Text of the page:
COVID-19 has had and continues to have a tumultuous effect on many areas of the retail property market. This is particularly true of lease renewals – how are the courts and tribunals going to determine terms of a new lease given the rapid pace of change and continuing uncertainty?

A recent County Court case (Saville-Edells & Saville-Edells v Jain) put to the test the issue of determining rent and interim rent for a lock up shop in Kensington. Noteworthily, the original claim was issued in April 2019 (pre-pandemic) and was eventually heard in October 2021. At the time of the statements of case, the landlord was seeking a new rent of £50,000 per annum whereas the tenant was seeking £32,500 per annum. By the time that expert reports were exchanged, these figures were revised to £45,000 and £25,125 respectively.

The judge was not persuaded by arguments from the landlord’s expert that the pandemic has not had a depressive effect on rents and imposed a new rent of £28,350 per annum.

The general position with interim rent is that it will usually be the same as the rent under the new lease, although exceptions can be made in limited circumstances – for instance, where there have been substantial changes in the market since the service of a party’s notice or where the terms of the renewal lease are sufficiently different to those of the previous lease. In Charles Russell Speechlys’ article from January 2021, which considered how lease renewal negotiations might change in the wake of the pandemic, it was anticipated that some level of a “cushioning” interim rent might be sought by landlords in a falling market. Some of the courts’ initial decisions on this issue were discussed in our podcast last autumn: Property Patter: post-pandemic lease renewals | Charles Russell Speechlys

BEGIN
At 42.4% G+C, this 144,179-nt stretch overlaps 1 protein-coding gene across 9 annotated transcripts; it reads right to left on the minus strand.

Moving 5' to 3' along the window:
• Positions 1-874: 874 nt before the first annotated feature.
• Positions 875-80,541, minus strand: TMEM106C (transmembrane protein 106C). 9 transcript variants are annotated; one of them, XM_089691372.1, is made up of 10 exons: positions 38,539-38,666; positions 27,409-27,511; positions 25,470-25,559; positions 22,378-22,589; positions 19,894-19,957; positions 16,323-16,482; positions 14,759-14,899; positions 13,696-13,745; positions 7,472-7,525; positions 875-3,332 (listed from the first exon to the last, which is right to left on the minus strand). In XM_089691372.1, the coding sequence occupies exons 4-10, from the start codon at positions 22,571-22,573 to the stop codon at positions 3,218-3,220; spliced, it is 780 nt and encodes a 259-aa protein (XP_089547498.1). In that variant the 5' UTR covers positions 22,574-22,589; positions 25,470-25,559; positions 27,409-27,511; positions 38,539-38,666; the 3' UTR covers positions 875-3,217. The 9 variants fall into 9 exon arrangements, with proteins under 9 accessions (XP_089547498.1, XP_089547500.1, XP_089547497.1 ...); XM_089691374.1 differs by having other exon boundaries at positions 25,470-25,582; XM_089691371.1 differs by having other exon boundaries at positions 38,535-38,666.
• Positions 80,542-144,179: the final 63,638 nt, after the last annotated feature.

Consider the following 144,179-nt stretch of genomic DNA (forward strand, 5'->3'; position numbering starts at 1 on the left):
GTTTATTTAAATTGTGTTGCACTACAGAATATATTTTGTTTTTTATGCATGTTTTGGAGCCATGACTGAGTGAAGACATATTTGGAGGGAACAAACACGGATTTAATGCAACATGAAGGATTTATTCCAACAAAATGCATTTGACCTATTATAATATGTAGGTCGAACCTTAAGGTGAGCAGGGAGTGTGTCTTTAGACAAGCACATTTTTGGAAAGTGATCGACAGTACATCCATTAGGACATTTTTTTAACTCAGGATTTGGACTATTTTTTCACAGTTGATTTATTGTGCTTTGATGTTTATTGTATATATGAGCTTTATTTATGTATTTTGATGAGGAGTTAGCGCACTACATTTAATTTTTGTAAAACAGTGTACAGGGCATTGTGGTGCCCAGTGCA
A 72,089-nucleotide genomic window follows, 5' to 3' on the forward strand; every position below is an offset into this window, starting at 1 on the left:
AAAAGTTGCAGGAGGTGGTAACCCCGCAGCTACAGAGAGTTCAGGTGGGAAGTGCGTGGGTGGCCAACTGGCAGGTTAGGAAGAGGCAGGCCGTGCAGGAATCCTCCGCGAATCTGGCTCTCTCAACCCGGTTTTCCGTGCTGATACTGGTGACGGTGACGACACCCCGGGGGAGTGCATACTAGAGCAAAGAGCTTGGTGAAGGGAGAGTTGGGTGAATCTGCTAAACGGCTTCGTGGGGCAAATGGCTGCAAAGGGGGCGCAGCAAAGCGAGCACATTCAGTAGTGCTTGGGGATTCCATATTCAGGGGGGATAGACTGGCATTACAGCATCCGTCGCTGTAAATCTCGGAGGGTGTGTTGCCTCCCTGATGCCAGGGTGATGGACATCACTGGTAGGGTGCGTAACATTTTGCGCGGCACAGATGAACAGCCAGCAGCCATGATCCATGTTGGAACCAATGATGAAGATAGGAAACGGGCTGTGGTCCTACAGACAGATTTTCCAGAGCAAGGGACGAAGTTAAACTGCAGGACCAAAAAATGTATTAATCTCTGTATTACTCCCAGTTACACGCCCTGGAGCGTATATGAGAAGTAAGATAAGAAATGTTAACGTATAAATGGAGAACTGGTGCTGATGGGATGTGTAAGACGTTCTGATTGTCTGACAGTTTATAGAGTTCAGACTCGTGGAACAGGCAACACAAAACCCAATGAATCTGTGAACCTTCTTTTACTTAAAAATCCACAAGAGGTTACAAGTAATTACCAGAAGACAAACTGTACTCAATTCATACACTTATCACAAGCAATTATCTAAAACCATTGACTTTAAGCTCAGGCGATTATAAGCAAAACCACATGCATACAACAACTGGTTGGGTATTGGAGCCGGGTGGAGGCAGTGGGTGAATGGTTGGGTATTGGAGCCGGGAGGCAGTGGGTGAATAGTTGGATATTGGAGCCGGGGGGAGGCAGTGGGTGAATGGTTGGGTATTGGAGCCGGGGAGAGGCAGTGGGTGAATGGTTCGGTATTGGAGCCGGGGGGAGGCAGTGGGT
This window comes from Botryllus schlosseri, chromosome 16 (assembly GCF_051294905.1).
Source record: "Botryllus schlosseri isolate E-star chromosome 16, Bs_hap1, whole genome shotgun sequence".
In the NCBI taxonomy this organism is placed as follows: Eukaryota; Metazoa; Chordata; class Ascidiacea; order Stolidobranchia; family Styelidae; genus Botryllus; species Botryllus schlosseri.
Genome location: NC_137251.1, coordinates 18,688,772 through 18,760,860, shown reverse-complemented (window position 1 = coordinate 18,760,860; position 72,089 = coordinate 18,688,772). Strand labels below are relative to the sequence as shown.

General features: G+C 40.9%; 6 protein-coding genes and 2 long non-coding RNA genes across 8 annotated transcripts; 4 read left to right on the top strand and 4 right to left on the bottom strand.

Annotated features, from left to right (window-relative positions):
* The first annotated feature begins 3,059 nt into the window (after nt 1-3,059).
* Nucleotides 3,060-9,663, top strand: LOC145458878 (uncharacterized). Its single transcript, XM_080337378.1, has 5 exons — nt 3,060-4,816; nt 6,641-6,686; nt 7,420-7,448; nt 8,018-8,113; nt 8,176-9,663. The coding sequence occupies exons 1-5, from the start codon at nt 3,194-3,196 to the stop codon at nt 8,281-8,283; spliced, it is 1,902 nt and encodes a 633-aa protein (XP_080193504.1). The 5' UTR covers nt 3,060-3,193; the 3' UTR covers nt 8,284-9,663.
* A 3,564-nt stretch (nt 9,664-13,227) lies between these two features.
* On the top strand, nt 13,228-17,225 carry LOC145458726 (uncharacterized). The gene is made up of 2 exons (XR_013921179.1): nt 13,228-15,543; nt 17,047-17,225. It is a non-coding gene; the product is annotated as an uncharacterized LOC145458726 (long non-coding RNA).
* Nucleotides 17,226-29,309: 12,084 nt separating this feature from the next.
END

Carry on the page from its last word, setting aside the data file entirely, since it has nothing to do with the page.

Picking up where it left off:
As the article, from Falcon Chambers, below explains, in this particular case the court leaned towards the tenant’s approach which was to blend the intervening years together. The court imposed an interim rent of £30,550 per annum.

This case demonstrates the importance of expert evidence in the context of unopposed lease renewals but also indicates that the courts will take an “intuitive” view as to the state of the market. In this case, the landlord’s expert’s use of comparable examples was unpersuasive and those used were considered outdated – instead, the court was persuaded by one particular example of a shop that formed part of the same building as the shop in question, with a transaction that took place at a time reflecting the current market, and is in all other respects similar. Therefore, compelling evidence is likely to be needed to rebut the general view that there has been an enduring impact on the retail sector.

If you would like to know more about lease renewals or our wider Real Estate and Disputes expertise, please contact Samuel Lear or click here to learn more.